• Senate committee demands EPA regulate fertilizer chemicals, The Washington Post
  • West fertilizer blast could have been prevented, Dallas Morning News
  • CSB Finds Lax Oversight in West Fertilizer Facility Explosion, Wall Street Journal
  • Boxer Gives EPA Ultimatum on Chemical Safety After Blast, Bloomberg
  • Elevator explosion first reported as fertilizer blast, Ag Professional
Elevator Explosion First Reported as Fertilizer Blast
Every explosion at an agricultural retailer operation cannot be blamed on fertilizer, but the non-agricultural news media is enthralled with being first to report fertilizer dangers and hazards since the West, Texas fertilizer fire and explosion.
So, when an explosion at the Co-Alliance, LLP operation at Union Mills, Indiana occurred and claimed one life on June 24th, it was erroneously attributed to a fertilizer explosion, when in reality it occurred at the grain facility portion of the company's operation.
Union Mills is both an agronomy retail center and a grain elevator and storage facility. Preliminary indications are that an explosion took place at the top of the grain elevator. Thorough investigations are still on-going, but the focus for the cause is centered on grain dust ignition, according to Shawn Lambert, Co-Alliance safety and risk manager, who has been on site and is coordinating the internal investigation.
Reuters was one of the major news services issuing a national report that this was a fertilizer explosion about 70 miles southeast of Chicago, when in fact it had nothing to do with fertilizer. The time of the explosion was reported as about 1:30 p.m., which would normally be the height of activity around a grain and fertilizer operation.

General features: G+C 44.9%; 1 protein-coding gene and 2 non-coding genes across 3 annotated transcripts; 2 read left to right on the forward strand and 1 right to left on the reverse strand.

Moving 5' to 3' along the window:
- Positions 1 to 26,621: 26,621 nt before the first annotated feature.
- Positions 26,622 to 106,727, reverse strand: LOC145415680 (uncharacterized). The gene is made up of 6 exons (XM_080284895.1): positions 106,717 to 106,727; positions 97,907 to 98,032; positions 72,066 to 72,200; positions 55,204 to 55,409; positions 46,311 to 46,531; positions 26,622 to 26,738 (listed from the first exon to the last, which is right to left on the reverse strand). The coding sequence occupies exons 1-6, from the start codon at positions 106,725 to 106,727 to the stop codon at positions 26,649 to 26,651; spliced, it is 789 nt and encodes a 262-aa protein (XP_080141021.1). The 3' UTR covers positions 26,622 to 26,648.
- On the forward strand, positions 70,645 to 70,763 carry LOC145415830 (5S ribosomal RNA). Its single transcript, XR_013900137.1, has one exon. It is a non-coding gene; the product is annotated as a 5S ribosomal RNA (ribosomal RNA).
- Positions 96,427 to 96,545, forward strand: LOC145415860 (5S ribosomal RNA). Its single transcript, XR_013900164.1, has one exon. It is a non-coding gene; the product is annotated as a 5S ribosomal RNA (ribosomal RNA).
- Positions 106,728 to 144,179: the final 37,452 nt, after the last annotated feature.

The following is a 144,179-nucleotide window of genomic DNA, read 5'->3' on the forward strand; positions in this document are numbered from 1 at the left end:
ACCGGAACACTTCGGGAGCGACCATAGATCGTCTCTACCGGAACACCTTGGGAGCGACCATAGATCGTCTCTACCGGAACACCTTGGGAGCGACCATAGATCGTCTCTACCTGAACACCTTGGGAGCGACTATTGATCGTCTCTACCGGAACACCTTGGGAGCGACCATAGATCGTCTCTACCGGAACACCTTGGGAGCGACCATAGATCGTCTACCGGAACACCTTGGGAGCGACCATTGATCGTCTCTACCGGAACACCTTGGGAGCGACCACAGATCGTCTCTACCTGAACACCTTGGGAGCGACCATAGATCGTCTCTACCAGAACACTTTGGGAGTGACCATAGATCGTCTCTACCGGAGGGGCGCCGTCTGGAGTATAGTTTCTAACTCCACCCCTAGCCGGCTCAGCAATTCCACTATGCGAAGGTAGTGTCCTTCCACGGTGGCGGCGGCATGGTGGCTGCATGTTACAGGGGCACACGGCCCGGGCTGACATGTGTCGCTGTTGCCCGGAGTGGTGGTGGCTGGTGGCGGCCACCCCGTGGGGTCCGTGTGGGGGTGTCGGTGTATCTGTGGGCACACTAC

The co-op management in its official statement thanked the quick and professional efforts of all the first-responder departments and agencies. It also issued its sympathy and concern for the family of the victim. "In the days to come, Co-Alliance and its employees will be working closely with investigating agencies to provide any assistance necessary. Ensuring the safety and health of employees is of primary concern.
The company has arranged for grief counselors to be on-site. Determining the cause of the accident is our top priority moving forward. As more information becomes available and is confirmed, it will be included in future updates." (Courtesy of Ag Professional)
Prison Time for Failure to Register Under CFATS Proposed
Senator Frank Lautenberg (D-NJ), introduced legislation to strengthen a federal law that requires chemical plants and other facilities in possession of dangerous chemicals to register with DHS. The bill, if passed, would fix a loophole in existing law that limits DHS' ability to issue penalties and would make it a crime for facilities to fail to register the dangerous chemicals stored on-site. In addition, the bill would establish civil penalties of $25,000 per day for any facility that holds a chemical of interest above the screening threshold quantity established by 6 CFR 27, Chemical Facility Anti-Terrorism Standards (CFATS), but has not reported to DHS through the program. Moreover, it would be a Class D Felony penalty for the officers of any company that owns a facility subject to CFATS that intentionally fail to report under the program.